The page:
Kristin Powers at the Daily Beast challenges the claim that lessening access to contraception will drive up the abortion rate. I have a few problems with her analysis:
- Powers cites a study from Spain showing that abortion rates rose alongside increases in contraception use from 1997 to 2007. Marysia already addressed this study, so I'll quickly recap her post: In some cases, an increased desire for smaller family sizes can outstrip the pace at which contraception use increases. In those cases, until contraception use catches up, abortion rates may increase. However, the majority of the evidence shows that in most situations worldwide, increasing the use of effective contraception reduces abortion rates.
- Powers seems to assume that the 54% of women who had used contraception during the month they became pregnant don't have a problem with access. That's much too simplistic. I can spot a number of potential access problems hidden in those data. For instance, many of the 76% (!) of respondents who say they used the pill inconsistently could be having trouble getting their pills on time every month. Most women can only get one to three months' worth of contraception prescriptions at a time; one study showed that allowing low-income women to get twelve months' worth of pills at a time decreased the odds of unintended pregnancy by 30%, and the odds of an abortion by 46%. Reproductive coercion is another factor that can cause women to use contraception inconsistently. Though this isn't strictly an access issue, family planning clinics have a role to play in helping women recognize and prevent reproductive coercion. Finally, how many of the women in this 54% are using a contraceptive method that's not right for them because they don't have knowledge of or access to a method that might work better, such as implants, IUDs, or sterilization?
- What about that 46% of women who weren't using any method; there are a lot of educational issues there. Powers cites a Guttmacher Institute fact sheet that says, "About half of unintended pregnancies occur among the 11% of women who are at risk for unintended pregnancy but are not using contraceptives. Most of these women have practiced contraception in the past." Why did they stop using contraception? Did they have trouble finding a method that fit their bodies and lifestyles? Did they need more education to help them evaluate their risk for pregnancy? How is defunding family planning clinics — and remember, Congressional Republicans are trying to defund the entire Title X program, not just that part that goes to Planned Parenthood — going to do anything but make these problems worse?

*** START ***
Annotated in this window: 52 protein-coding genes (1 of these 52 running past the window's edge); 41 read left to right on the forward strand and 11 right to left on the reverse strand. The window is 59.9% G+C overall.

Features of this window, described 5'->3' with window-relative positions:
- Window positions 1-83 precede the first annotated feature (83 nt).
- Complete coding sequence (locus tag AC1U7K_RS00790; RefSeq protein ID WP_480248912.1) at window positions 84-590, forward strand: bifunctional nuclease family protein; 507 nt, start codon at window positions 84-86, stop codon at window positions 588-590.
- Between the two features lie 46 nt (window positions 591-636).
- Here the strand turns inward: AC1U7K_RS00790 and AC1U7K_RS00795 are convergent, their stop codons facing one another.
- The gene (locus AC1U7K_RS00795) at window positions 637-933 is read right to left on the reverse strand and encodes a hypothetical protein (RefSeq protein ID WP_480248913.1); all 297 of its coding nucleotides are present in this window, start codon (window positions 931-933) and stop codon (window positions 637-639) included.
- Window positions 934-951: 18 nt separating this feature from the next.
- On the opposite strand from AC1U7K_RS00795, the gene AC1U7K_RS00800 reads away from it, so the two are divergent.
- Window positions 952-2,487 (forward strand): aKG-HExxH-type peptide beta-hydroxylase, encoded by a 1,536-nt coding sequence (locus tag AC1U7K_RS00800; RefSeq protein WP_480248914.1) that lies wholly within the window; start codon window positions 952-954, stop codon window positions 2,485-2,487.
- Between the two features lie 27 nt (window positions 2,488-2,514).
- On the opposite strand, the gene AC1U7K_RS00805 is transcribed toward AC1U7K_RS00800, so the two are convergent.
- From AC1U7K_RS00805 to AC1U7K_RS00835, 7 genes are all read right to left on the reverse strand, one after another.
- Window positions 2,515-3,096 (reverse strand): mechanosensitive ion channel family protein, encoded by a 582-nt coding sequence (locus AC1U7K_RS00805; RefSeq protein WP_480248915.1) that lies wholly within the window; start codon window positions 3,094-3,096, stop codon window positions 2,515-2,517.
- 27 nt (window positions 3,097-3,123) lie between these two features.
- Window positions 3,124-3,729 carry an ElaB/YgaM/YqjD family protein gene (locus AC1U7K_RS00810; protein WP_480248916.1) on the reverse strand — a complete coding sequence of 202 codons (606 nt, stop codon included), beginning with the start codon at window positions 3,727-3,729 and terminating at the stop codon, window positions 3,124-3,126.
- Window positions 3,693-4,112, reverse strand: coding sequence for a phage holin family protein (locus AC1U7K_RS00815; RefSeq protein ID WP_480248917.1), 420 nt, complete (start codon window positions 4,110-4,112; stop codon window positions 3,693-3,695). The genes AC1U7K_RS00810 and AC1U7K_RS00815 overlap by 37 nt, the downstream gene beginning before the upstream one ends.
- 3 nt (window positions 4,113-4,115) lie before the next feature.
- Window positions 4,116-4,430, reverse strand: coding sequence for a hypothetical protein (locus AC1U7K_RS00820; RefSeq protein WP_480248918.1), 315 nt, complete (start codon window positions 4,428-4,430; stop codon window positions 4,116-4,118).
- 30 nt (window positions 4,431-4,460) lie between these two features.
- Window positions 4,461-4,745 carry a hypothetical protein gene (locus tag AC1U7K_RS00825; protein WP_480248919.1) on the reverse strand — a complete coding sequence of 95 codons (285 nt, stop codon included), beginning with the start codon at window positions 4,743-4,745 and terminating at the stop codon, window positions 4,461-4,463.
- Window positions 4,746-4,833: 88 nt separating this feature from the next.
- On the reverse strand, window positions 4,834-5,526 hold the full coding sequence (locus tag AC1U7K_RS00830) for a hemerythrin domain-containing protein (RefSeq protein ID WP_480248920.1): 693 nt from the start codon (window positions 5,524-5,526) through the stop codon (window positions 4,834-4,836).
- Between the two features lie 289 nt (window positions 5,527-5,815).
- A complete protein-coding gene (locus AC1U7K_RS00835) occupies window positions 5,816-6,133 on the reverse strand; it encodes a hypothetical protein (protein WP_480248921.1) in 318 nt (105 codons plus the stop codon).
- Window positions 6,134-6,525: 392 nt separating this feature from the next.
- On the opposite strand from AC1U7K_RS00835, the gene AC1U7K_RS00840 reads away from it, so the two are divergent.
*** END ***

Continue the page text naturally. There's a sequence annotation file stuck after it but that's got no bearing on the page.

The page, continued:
- It's true that 46% of women who get abortions weren't using any method of contraception, but most sexually active women of reproductive age do use it, at least to some extent. So a very small percentage of women — 11% — make up a huge percentage of women seeking abortions. Surely it's a worthy goal to keep that small percentage from becoming bigger by not making contraception harder to get.
None of this is an endorsement of Planned Parenthood as an organization. Their ideology is not ours. We believe in a sexual ethic of care and respect for all parties affected by a sexual act, including any children conceived. Still, the important point here is that family planning is vital and access in the U.S. isn't as good as it needs to be.